What I Didn’t Know Until I Left Home

What I Didn’t Know Until I Left Home

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Hers is the thrill of an exotic romance. Leave your cares behind and slip into the arms of freedom.

Travel makes life look attractive. She’s a seductress who whispers all kinds of promises, each tinged with truth. Those of us who have followed her can tell you, the reality seldom consist with what the imaginings tease. Not all for ill, either. Whatever she may be, travel is also an invaluable teacher. Though she doesn’t give her secrets away easily.

For that, you must first buy in. Because there are things you simply cannot know until you leave home.

How Leaving Home Didn’t Solve All My Problems

I must have read hundreds of travel blogs. I made lists. Of travel gear. Of countries to visit. Of things to do in those countries. I was itching to go, to leave this discontentment behind for a life of my choosing. I wanted to be utterly free – to do what I wanted, when I wanted, where I wanted. That was the dream. Nothing to tie me down. A world open to whatever possibilities I could imagine. I was ready to trade in my current problems for what was certain to be an easier set.

So what if I shared a hostel room with a snorer?

But the problems I thought I was leaving behind were never really the problem in the first place. At least, they weren’t the source. The truth is, I was hurting and I carried that hurt with me across the world, lodged in between the quick-dry boxers and the compact, lightweight sleeping bag. I mistook my circumstances as the key to my joy.

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Shaky ground if ever there was any.

All that to say, travel isn’t going to solve your problems. It can be a marvelous soil for growth, but the seeds of your character are not transplanted into fully-grown trees bursting with springtime fruit just because you are backpacking Europe. Our expectations of travel may need to be checked alongside our baggage if we’ve bought into the “grass is greener” mentality. If you are not enough without travel, you won’t be enough with it.

The Difference Between Good and Nice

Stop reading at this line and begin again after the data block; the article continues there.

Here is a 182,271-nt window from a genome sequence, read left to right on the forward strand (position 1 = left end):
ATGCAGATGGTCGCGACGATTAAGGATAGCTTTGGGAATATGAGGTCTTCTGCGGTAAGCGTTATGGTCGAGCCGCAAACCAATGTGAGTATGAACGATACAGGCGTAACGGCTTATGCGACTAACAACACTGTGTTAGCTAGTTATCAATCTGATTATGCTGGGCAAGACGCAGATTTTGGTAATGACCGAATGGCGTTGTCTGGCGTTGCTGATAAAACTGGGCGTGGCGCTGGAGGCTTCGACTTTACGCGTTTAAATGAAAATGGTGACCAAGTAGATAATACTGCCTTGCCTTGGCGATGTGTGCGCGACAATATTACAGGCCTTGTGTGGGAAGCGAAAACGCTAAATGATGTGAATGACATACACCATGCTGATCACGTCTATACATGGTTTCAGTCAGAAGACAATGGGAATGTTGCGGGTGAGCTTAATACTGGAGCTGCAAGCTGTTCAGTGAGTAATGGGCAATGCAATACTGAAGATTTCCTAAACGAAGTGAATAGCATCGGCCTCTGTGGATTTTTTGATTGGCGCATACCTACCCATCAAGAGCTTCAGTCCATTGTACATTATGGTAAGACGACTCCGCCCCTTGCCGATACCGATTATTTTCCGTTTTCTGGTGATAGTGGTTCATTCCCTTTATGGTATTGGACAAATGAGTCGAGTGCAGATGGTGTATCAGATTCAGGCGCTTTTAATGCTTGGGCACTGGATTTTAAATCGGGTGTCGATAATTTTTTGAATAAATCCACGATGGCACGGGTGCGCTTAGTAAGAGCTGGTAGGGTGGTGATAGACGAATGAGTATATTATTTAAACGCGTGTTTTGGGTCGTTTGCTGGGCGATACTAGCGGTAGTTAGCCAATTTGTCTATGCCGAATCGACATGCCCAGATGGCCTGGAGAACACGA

There is great value in working, in building a home, a family, security, and the like. It takes courage and faith and wisdom to do that well. But there is a danger hidden there: life becomes routine to the point that we don’t tap into our full potential. Risk endangers all manner of choices and we become afraid to follow into the unknown.

People depend on us. We’re afraid to lose what we’ve worked for. Our expectations have settled into a certain standard.

If you are one who is content to survive well and in comfort and security and predictability, I respect you for those choices, though you know as well as I that nothing is guaranteed. However, I’ve found that my time in those places left me with very few convictions. And the convictions I did have were held back by my own fears and the voices of those around me. So I got by and did what I could for others. But I hardly “drank deeply” or “sucked the marrow out of life”, as Thoreau so aptly puts it.

This became most apparent in my discovery of the difference between nice and good.

I didn’t realize it until I left how unengaged I actually was with issues of justice and poverty and transformation. Sure I helped people when I was back home, but mostly I was more interested in putting my feet up and watching weeknight TV shows. I want to be a man whose life counts for something. I want to be intentional in doing good, not just passively waiting to show the world how nice I can be.